Southern Cuisine - September
September 1, 2021 | View PDF
September is the bridge between summer and the start of fall, which is September 22. I can remember some hot Septembers. This is the time when the gardens around Alabama are at their peak in producing the fruits and vegetables that we had planted earlier in the year. The gardeners have been watering, weeding and trying to keep the deer from eating everything down to sticks in the ground. I say this with the voice of experience. All of my okra looked like I planted small sections of a bamboo fishing rod.
If the harvest is good we will have enough to freeze, can or dry to carry us over to the next season. If we have too much of one crop there will always be a neighbor that has too much of a harvest of another crop that you are lacking in and trading time starts. By the end of the growing season you can hope that you have enough and a variety of produce to spare you from having to buy much during the winter.
So my chest freezer and my three refrigerators are full of fruit and vegetables. There are other ways I save on groceries over the year. You would not like to go grocery shopping with me, especially if you are in a hurry. I usually go up and down every aisle and I do it in a certain order. First up and down the dry goods. I keep an eye out for sale items, usually a yellow tag on the shelf. That takes care of the non-refrigerated items, almost half of the store. Next is the produce. If I had a good |growing season and so did my neighbors, I do not have to spend much time there. From there I circle around the outer sections of the store. Dairy items next and then meats. The meat section is where I get some good deals. Some cuts or type of meat do not sell quickly so the stores have some BOGO sales. I like them. My favorite cut of meat that I buy a lot of when they are on sale are pork tenderloins. There are so many ways to cook them and they good with any fruit or vegetable you want to either stuff inside the tenderloin of have as a side. Hence my first recipe is for a stuffed tenderloin. When I am having a tenderloin for a meal, I cook two or three extras. I always have a stuffed tenderloin in the freezer. They freeze well and easy to reheat for a quick meal. I change the sauce and the sides depending on what mood I'm in and what I have in the pantry and freezer. Of the thirteen items in the ingredients list I had to buy two, the mushrooms and the spinach. I have made this dish with frozen spinach but I increase the amount of kale and use less spinach. It is up to your preference.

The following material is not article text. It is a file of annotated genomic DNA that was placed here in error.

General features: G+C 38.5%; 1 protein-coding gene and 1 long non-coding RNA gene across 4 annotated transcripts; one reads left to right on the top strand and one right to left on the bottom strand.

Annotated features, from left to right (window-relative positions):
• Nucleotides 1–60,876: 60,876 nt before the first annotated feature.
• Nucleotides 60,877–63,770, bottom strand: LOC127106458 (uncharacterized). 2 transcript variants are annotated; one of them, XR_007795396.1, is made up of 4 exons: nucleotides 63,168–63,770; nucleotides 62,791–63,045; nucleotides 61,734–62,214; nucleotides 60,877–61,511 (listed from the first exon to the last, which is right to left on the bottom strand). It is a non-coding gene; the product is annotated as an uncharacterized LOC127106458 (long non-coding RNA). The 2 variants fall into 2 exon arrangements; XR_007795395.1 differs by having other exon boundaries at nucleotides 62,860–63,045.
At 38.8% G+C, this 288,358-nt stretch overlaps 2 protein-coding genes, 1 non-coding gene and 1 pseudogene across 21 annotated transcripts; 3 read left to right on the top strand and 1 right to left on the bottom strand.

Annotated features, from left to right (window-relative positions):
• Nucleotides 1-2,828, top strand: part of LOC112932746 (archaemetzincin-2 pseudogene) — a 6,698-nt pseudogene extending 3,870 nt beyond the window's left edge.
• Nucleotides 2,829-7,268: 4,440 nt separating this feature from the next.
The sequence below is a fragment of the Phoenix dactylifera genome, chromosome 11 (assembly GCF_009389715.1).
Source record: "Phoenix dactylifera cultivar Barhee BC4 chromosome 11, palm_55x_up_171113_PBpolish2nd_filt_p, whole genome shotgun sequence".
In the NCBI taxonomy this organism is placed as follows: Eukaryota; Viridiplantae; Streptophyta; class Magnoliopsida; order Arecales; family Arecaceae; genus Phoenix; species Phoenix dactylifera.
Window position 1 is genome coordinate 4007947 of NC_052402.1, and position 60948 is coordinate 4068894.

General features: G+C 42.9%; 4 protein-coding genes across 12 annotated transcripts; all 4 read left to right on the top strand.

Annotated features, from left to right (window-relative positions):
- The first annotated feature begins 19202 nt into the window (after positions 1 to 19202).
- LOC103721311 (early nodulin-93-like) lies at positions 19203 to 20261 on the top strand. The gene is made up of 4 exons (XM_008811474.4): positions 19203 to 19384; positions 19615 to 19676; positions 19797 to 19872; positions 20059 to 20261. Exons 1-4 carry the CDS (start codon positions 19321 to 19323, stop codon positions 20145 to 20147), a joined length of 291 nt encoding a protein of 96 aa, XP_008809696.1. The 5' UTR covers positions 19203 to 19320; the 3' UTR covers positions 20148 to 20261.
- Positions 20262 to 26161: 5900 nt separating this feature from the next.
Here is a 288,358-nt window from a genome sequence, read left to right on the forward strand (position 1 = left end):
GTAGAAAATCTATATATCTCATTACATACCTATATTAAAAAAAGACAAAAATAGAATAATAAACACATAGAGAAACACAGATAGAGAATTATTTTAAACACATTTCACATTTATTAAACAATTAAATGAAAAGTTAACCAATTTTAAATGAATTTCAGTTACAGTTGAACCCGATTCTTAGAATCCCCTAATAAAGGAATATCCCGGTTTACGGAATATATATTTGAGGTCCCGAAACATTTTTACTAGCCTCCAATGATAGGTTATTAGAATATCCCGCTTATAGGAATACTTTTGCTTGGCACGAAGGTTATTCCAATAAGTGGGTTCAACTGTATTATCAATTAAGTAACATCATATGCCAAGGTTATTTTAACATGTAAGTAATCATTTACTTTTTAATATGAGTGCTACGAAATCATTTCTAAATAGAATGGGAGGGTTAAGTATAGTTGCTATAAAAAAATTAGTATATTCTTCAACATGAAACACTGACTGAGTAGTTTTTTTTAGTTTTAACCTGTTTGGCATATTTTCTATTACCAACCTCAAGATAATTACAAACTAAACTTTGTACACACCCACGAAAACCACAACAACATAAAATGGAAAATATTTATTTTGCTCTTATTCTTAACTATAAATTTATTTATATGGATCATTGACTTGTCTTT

Spinach and Prosciuto Stuffed Pork Tenderloin
2 Tbsp olive oil
10 white mushrooms, minced
1 shallot, minced
½ tsp dried thyme
½ tsp garlic powder
½ tsp freshly ground black pepper
¼ tsp salt
1/4 cup chopped kale
1 tsp Dijon mustard
1 pkg fresh baby spinach (@ 2 cups
1 pork tenderloin (two lbs) butterflied and pounded flat
6 slices Swiss cheese
4 slices prosciutto
1. Preheat oven to 425°F.
2. Sauté onion in olive oil until translucent and softened.
3. Add spinach and cook until tender. Set aside in strainer to drain.
4. Make a 1/4-inch deep slice lengthwise into the tenderloin.
5. Continue making lengthwise slices so you are unrolling the tenderloin.
6. Cover with parchment paper and hit the tenderloin until it is even in thickness.
7. Use the flat bottom of a small fry pan.
8. Layer on the Swiss cheese slices.
9. Top with the drained spinach mixture.
10. Place the prosciutto slices next.
11. Roll the tenderloin lengthwise.
12. Tie with kitchen string or wrap in parchment paper.
13. Roast until internal temperature reaches 160; about 35 minutes